Ak' Tenamit, which means "new village" in Q'eqchi, is the invention of Steve Dudenhoefer, an American who founded it in 1992, and who's been its director ever since. Ak' Tenamit and the Q'eqchi have become Steve's mission in life. Guatemala has 700,000 Q'eqchi-speaking Mayans, and Steve believes that by learning Spanish and vocational skills relevant to their rural life, the children in the villages surrounding Ak'Tenamit will be qualified for work sustaining their own villages, rather than flooding to the cities in search of employment that doesn't exist. This, he believes, will help to break the Q'eqchi chain of poverty. The average annual income for a Q'eqchi family of eight is under $500, far below the national average.

"The key is education," he said. "Q'eqchi in the highlands traditionally raised corn as their major food source. But this lowlands jungle soil isn't good for it. We've seen two complete crop failures since Hurricane Mitch, and this has had long-term devastating effects on the tribes—anemia and malnutrition are the most obvious health problems; this has meant a high birth mortality rate, not to mention a loss of their main income. We're working intensively with the Q'eqchi now to develop new marketable crops that work better in these lowlands, such as cacao and cinnamon. We're teaching them how to grow medicinal gardens, vitamin- and nutrient-rich crops, and we're showing them how to replace their slash-and-burn farming techniques. We're also trying to help them build talapia fish ponds in two villages, and we've got a fish pen here in the Río Dulce where we're experimenting with raising endemic species as cash crops."

Parents and children all contribute their labor to help pay for the program that educates them and takes care of their medical needs.

By all measures, Ak' Tenamit has been a great success, despite the fact that it's always strapped for cash. The clinic, headed for more than four years by Katy Mitchell, MD, an emergency-room physician from Chicago, who receives no pay for her job, treated 5,000 patients last year. At the rate they're going, that number will hit 6,000 this year. The clinic is staffed by international-volunteer doctors, midwives, medical students, and Q'eqchi "health promoters," who are trained by Ak'Tenamit to work with each patient, translate as needed, and deal with the less serious treatments. Depending on the state of their budget, the Ak'Tenamit medical team tries to visit 30 Q‘eqchi villages every six weeks, which sometimes requires long boat rides, and then two- and three-hour treks into the jungle. So far they've trained 32 midwives in 14 villages. Last year, volunteer dentists saw 750 patients on the Ak' Tenamit dental boat.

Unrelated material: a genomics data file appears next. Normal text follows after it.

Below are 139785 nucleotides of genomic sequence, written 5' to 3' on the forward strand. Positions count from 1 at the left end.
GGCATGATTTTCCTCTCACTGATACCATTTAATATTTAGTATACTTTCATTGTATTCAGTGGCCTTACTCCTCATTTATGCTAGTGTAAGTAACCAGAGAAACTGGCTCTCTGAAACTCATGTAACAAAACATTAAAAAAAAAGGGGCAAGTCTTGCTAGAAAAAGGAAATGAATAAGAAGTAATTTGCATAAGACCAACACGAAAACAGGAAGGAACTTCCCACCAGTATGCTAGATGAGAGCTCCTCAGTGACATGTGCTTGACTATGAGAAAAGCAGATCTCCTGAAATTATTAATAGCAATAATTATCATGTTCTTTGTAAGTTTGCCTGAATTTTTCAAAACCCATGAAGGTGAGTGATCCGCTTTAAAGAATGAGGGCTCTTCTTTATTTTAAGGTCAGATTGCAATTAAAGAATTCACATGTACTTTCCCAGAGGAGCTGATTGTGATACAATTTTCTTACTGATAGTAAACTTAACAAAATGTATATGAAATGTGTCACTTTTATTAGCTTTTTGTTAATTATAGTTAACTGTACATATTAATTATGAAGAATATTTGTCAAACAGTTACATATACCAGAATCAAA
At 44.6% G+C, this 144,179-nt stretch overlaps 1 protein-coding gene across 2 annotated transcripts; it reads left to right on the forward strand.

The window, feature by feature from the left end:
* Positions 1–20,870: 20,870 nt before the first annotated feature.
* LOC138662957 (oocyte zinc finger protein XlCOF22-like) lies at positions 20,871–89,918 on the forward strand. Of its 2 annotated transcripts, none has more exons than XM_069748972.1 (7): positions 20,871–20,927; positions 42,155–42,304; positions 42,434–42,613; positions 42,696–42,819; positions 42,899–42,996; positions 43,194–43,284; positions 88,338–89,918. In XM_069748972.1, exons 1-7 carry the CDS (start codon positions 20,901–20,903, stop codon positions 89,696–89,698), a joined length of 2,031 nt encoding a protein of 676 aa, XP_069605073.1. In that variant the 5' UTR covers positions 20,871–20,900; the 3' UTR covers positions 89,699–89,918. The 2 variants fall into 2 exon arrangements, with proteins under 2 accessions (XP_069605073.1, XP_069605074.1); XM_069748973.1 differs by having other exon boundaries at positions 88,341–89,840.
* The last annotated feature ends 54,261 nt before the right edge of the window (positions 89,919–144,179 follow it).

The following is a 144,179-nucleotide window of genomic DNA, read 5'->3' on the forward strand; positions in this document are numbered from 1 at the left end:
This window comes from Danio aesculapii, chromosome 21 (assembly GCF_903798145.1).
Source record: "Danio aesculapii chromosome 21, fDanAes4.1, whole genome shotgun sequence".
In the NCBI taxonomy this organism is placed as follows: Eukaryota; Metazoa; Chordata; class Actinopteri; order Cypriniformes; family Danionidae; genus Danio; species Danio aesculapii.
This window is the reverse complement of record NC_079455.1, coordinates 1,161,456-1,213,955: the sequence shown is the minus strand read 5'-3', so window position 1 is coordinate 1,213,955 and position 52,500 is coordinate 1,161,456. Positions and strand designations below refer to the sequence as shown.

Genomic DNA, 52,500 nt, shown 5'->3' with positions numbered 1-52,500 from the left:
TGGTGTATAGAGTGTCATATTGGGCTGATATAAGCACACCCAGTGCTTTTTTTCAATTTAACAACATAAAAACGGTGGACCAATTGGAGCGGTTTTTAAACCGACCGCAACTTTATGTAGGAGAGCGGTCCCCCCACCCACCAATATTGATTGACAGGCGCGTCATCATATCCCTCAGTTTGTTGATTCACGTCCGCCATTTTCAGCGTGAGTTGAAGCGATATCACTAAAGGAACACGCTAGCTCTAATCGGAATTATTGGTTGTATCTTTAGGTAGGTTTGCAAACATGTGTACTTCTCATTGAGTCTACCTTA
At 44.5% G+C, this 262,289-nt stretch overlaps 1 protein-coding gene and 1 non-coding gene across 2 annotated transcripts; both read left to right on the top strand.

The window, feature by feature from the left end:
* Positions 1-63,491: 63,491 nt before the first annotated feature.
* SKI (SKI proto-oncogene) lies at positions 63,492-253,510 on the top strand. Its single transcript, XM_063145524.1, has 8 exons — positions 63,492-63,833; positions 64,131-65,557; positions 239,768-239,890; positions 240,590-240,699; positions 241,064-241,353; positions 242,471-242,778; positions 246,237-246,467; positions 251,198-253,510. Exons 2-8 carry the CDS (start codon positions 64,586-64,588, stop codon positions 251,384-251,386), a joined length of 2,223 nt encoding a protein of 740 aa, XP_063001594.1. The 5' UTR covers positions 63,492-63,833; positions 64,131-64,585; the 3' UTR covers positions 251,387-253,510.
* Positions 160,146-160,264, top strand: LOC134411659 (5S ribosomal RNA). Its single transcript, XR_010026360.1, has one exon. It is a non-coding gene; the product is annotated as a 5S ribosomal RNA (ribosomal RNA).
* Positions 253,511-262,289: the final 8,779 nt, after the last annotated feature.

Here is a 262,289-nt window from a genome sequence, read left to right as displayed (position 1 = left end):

While Douglas and I were doing projects around the clinic, I stopped into the clinic and asked Katy to take a look at a deep-tissue infection I'd developed in my thumb—nothing heals when you're cruising in the tropics, and although I'd taken two courses of antibiotics, this thumb was beginning to look nasty. While waiting my turn, I noticed a baby in the arms of one of the doctors. I'd seen the baby the day before in the arms of one of the health promoters, and the day before in the arms of Katy. As she lanced and stitched my thumb, Katy told me about Victor, who for the past four months has lived in her office at the clinic. His mother had died in childbirth in her village, and his disoriented father, with five other children to take care of, had fed Victor corn gruel (basically corn water) for three months. He didn't have the money for formula. The newborn couldn't digest this gruel, became deathly sick on this diet, and when the health team visited his village, he was thrust into the arms of one of the doctors by his frightened 12-year-old sister as they were about to shove off in their boat. At three months, the listless baby weighed only nine pounds, had a distended abdomen, and was covered with scabies and sores.

He was rushed to the clinic, and Katy began aggressive treatment and nourishment, then she took him to the hospital in Barios, where he was kept for a month. When she went to pick him up one month later, he weighed no more. She's kept him at the Ak'Tenamit clinic ever since, under her watchful care. Now, five months later, Victor is a bouncing, curious, healthy, and affectionate baby, reaching his developmental milestones. Although Victor's father initially had no interest in his son, everyone was relieved last month when he finally began to visit, and when he offered his labor to the school to repay Ak'Tenamit for their help. Out of her own pocket, Katy also hired a Q'eqchi nanny to live at the clinic and care for the baby. Victor's father is beginning to bond with his only son, has enrolled his 12-year-old daughter in the Ak'Tenamit school, and she's doing well. Victor is scheduled to go home with his dad at the end of this month.

Until he goes home this month, Victor sleeps in Katy's office at the clinic